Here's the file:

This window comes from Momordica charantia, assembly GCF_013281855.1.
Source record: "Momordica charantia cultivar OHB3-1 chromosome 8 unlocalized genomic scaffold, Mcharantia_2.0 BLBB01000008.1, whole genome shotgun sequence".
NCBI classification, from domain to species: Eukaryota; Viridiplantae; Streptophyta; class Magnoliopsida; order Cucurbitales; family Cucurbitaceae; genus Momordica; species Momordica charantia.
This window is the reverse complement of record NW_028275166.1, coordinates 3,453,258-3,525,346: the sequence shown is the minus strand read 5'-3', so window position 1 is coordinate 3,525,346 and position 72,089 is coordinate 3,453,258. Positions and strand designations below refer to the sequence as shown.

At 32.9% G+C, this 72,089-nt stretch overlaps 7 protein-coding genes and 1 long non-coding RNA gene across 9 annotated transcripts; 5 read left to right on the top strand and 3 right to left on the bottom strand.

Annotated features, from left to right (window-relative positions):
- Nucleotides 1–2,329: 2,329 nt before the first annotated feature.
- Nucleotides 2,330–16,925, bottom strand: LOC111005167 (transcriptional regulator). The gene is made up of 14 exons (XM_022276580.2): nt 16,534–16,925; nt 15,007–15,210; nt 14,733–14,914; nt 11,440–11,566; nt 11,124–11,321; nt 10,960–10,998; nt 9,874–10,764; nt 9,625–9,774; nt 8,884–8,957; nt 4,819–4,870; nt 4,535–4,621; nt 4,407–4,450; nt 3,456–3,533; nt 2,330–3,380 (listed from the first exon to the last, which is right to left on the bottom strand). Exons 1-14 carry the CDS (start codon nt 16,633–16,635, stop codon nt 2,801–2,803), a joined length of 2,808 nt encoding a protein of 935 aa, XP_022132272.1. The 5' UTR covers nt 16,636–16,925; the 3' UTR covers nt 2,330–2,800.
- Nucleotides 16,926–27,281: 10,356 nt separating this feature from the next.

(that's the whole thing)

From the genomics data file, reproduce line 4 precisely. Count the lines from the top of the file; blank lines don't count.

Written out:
This window is the reverse complement of record NW_028275166.1, coordinates 3,453,258-3,525,346: the sequence shown is the minus strand read 5'-3', so window position 1 is coordinate 3,525,346 and position 72,089 is coordinate 3,453,258. Positions and strand designations below refer to the sequence as shown.